Too much of a good thing can be bad for you. The same adage applies to credit cards. With the arrival of holiday season, it’s easy to over use a credit card. One swipe, one signature, and it’s out the door with gifts in hand.
If failed travel plans leave people stranded in a strange city with little cash, it’s good to have a credit card to use for a hotel, meals and a rental car. On the other hand, frequent usage of a credit card can leave the gift shopper or traveler speechless at the end of the month when the bill arrives.
Before applying for a credit card or adding a new one, keep in mind there are many different kinds. Some have an annual fee, but charge a lower interest rate. Those who tend to carry a balance on their cards rather than pay it off each month should find a lower interest rate beneficial.
However, those who pay their balances off each month will find the interest rate does not matter. It makes little sense to pay an annual fee when credit cards are available without fees. Some cards offer money back, free airline miles, or points toward free gifts or services. Another award option allows the cardholder to donate money to a school or charity.
Follow these simple rules to keep credit card usage under control:
Avoid cash advances. While they may be a quick fix for an immediate problem, a person borrows against the future ability to pay the money back. This is a quick way to get into debt. Many credit card companies charge a large fee for each cash advance, and the interest on the advance starts to accrue immediately.
Pay the full balance each month. By doing so, a person avoids paying interest on the account. Even those who make a lot of purchases in one billing period and cannot pay the balance should send in more than the minimum payment each month. Merely paying the minimum monthly payment will cover the interest and very little of the principal debt. It could take months, or even years, to pay off the balance.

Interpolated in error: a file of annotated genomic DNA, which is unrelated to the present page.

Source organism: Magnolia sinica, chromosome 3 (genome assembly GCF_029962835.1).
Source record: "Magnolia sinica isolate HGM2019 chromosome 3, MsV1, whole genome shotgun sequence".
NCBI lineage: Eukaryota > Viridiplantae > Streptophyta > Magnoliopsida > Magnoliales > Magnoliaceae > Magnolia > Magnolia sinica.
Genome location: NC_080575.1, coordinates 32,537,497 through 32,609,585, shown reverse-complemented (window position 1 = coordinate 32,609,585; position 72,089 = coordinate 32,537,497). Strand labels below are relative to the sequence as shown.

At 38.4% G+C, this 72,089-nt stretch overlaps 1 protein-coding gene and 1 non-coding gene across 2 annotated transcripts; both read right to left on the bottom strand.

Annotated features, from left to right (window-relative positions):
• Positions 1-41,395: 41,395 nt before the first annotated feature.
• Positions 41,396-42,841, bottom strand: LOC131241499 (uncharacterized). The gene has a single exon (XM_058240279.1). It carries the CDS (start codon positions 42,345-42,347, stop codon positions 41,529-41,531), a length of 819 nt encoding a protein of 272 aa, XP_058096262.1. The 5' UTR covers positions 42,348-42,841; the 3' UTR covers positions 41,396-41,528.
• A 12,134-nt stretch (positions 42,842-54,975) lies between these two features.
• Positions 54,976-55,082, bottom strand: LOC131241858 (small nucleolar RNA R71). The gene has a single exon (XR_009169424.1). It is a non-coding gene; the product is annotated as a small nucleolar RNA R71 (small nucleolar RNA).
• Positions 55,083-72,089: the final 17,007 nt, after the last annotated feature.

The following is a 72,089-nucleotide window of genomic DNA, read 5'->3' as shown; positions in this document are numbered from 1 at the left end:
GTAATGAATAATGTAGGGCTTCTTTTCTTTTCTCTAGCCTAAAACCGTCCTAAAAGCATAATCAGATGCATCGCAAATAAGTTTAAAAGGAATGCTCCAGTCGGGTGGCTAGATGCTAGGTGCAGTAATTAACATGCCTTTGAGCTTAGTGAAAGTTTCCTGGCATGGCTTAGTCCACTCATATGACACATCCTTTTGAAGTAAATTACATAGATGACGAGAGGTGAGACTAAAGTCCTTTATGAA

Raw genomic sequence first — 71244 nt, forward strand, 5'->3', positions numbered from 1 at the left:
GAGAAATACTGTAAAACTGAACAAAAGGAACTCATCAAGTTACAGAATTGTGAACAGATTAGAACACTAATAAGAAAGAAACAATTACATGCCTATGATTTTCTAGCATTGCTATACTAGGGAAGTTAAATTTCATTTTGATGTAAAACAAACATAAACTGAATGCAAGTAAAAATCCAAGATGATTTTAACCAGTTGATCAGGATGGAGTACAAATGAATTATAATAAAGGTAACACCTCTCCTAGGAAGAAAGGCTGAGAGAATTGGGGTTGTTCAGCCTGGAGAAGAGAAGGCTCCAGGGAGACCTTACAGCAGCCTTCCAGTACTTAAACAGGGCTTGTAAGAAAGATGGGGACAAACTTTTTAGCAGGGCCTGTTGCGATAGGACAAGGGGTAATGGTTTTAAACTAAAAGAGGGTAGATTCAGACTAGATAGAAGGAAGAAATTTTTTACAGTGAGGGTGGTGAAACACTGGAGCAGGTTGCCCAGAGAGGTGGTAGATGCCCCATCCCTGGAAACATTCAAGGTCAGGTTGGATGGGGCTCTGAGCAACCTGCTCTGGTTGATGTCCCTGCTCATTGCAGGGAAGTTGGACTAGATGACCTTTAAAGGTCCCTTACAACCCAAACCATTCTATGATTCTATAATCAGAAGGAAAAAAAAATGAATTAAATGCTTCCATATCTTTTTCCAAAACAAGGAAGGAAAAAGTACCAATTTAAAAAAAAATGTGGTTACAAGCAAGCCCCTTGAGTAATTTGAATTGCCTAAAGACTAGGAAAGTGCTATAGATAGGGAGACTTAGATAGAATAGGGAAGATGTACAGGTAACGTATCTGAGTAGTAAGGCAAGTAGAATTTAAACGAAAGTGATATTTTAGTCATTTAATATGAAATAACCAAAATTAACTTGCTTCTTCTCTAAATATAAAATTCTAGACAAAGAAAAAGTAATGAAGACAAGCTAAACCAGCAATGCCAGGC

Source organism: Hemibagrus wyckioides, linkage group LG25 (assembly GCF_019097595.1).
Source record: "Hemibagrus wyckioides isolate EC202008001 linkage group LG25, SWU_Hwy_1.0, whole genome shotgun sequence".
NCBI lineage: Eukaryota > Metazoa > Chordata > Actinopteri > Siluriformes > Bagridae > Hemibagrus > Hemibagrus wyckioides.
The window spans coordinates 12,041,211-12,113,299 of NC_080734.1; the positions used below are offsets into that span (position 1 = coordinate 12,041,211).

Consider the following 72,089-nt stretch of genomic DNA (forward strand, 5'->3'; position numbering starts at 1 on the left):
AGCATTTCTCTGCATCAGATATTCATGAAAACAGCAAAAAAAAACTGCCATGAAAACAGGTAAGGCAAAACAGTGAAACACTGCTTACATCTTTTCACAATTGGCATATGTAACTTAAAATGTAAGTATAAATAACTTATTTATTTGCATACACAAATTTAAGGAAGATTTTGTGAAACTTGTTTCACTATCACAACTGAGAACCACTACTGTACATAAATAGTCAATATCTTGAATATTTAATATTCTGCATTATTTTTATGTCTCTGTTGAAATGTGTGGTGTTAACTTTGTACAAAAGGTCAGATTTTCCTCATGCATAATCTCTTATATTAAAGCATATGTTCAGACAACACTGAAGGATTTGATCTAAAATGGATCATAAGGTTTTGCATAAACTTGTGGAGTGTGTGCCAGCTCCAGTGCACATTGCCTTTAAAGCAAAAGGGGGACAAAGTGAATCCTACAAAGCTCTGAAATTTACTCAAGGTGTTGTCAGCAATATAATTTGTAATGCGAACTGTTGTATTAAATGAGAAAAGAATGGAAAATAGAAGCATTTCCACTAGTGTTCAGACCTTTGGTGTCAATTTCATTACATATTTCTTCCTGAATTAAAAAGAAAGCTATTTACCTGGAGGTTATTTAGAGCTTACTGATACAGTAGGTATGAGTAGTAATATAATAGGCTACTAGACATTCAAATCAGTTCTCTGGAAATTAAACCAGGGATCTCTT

Save up for big purchases rather than putting them on a credit card. Put money aside each month until you have the full purchase price before making the purchase. Those who make a purchase on credit and do not have the money to pay the item off immediately, should set up a strict budget each month and make regular credit card payments to meet the goal of paying off the balance.
Make credit card payments on time, every time. Don’t just wait for the credit card statement to arrive before planning the monthly payment. Put the credit card due date on each month’s calendar or enter the date in your computer or Smart Phone. When making your monthly budget, plan for the payment. That way, if the statement is late or is not delivered at all, the user is still aware of their credit responsibility. Should they fail to make a payment or the payment is late, adverse information which is often hard to erase could be entered onto their credit report.
Consider using a debit card instead of a credit card. A debit card withdraws the money directly from a bank account to make a purchase. It is the equivalent of paying with cash or a check. Whereas credit cards have credit limits of thousands of dollars, a debit card is closely tied to the user’s account balance so it is unlikely funds can be overdrawn.
Those with questions regarding consumer issues may call the Fort Huachuca Legal Assistance Office and make an appointment to speak with an attorney. The number is 533.2009. Those who would like assistance with their budget, credit counseling, or other areas of personal finance can contact the Army Community Service Financial Readiness Program to schedule an appointment. Call 533.2967.